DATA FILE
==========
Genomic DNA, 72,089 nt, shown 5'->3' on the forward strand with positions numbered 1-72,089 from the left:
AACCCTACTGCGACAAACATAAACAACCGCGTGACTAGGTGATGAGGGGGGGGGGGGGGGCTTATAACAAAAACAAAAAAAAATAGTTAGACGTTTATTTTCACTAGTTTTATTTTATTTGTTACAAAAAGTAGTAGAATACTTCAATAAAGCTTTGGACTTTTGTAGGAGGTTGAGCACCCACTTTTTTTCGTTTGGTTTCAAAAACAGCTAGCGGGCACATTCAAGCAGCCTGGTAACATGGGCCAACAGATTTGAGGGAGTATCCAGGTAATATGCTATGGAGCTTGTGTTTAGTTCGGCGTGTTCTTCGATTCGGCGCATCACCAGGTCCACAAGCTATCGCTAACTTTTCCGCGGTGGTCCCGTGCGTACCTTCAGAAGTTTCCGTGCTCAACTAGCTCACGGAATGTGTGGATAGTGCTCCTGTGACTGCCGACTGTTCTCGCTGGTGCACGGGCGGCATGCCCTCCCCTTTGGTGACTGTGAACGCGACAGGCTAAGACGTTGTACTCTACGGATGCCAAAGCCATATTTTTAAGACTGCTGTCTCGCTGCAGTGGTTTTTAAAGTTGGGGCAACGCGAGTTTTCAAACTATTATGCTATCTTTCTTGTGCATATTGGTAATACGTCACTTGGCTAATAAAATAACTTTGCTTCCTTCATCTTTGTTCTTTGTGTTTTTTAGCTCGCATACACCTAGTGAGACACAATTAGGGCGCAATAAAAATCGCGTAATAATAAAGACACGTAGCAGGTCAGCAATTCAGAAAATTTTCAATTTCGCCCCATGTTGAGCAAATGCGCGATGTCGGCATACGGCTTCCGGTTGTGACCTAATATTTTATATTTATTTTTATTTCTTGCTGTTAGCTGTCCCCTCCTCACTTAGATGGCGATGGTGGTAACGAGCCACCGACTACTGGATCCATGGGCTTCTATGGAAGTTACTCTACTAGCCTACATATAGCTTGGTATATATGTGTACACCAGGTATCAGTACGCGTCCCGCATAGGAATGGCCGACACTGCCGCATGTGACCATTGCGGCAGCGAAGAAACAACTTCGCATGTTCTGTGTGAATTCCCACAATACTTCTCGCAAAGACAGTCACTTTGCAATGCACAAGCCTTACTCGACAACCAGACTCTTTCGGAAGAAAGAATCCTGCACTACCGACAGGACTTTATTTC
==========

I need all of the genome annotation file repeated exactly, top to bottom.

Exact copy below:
Genomic DNA, 72,089 nt, shown 5'->3' on the forward strand with positions numbered 1-72,089 from the left:
AACCCTACTGCGACAAACATAAACAACCGCGTGACTAGGTGATGAGGGGGGGGGGGGGGGCTTATAACAAAAACAAAAAAAAATAGTTAGACGTTTATTTTCACTAGTTTTATTTTATTTGTTACAAAAAGTAGTAGAATACTTCAATAAAGCTTTGGACTTTTGTAGGAGGTTGAGCACCCACTTTTTTTCGTTTGGTTTCAAAAACAGCTAGCGGGCACATTCAAGCAGCCTGGTAACATGGGCCAACAGATTTGAGGGAGTATCCAGGTAATATGCTATGGAGCTTGTGTTTAGTTCGGCGTGTTCTTCGATTCGGCGCATCACCAGGTCCACAAGCTATCGCTAACTTTTCCGCGGTGGTCCCGTGCGTACCTTCAGAAGTTTCCGTGCTCAACTAGCTCACGGAATGTGTGGATAGTGCTCCTGTGACTGCCGACTGTTCTCGCTGGTGCACGGGCGGCATGCCCTCCCCTTTGGTGACTGTGAACGCGACAGGCTAAGACGTTGTACTCTACGGATGCCAAAGCCATATTTTTAAGACTGCTGTCTCGCTGCAGTGGTTTTTAAAGTTGGGGCAACGCGAGTTTTCAAACTATTATGCTATCTTTCTTGTGCATATTGGTAATACGTCACTTGGCTAATAAAATAACTTTGCTTCCTTCATCTTTGTTCTTTGTGTTTTTTAGCTCGCATACACCTAGTGAGACACAATTAGGGCGCAATAAAAATCGCGTAATAATAAAGACACGTAGCAGGTCAGCAATTCAGAAAATTTTCAATTTCGCCCCATGTTGAGCAAATGCGCGATGTCGGCATACGGCTTCCGGTTGTGACCTAATATTTTATATTTATTTTTATTTCTTGCTGTTAGCTGTCCCCTCCTCACTTAGATGGCGATGGTGGTAACGAGCCACCGACTACTGGATCCATGGGCTTCTATGGAAGTTACTCTACTAGCCTACATATAGCTTGGTATATATGTGTACACCAGGTATCAGTACGCGTCCCGCATAGGAATGGCCGACACTGCCGCATGTGACCATTGCGGCAGCGAAGAAACAACTTCGCATGTTCTGTGTGAATTCCCACAATACTTCTCGCAAAGACAGTCACTTTGCAATGCACAAGCCTTACTCGACAACCAGACTCTTTCGGAAGAAAGAATCCTGCACTACCGACAGGACTTTATTTC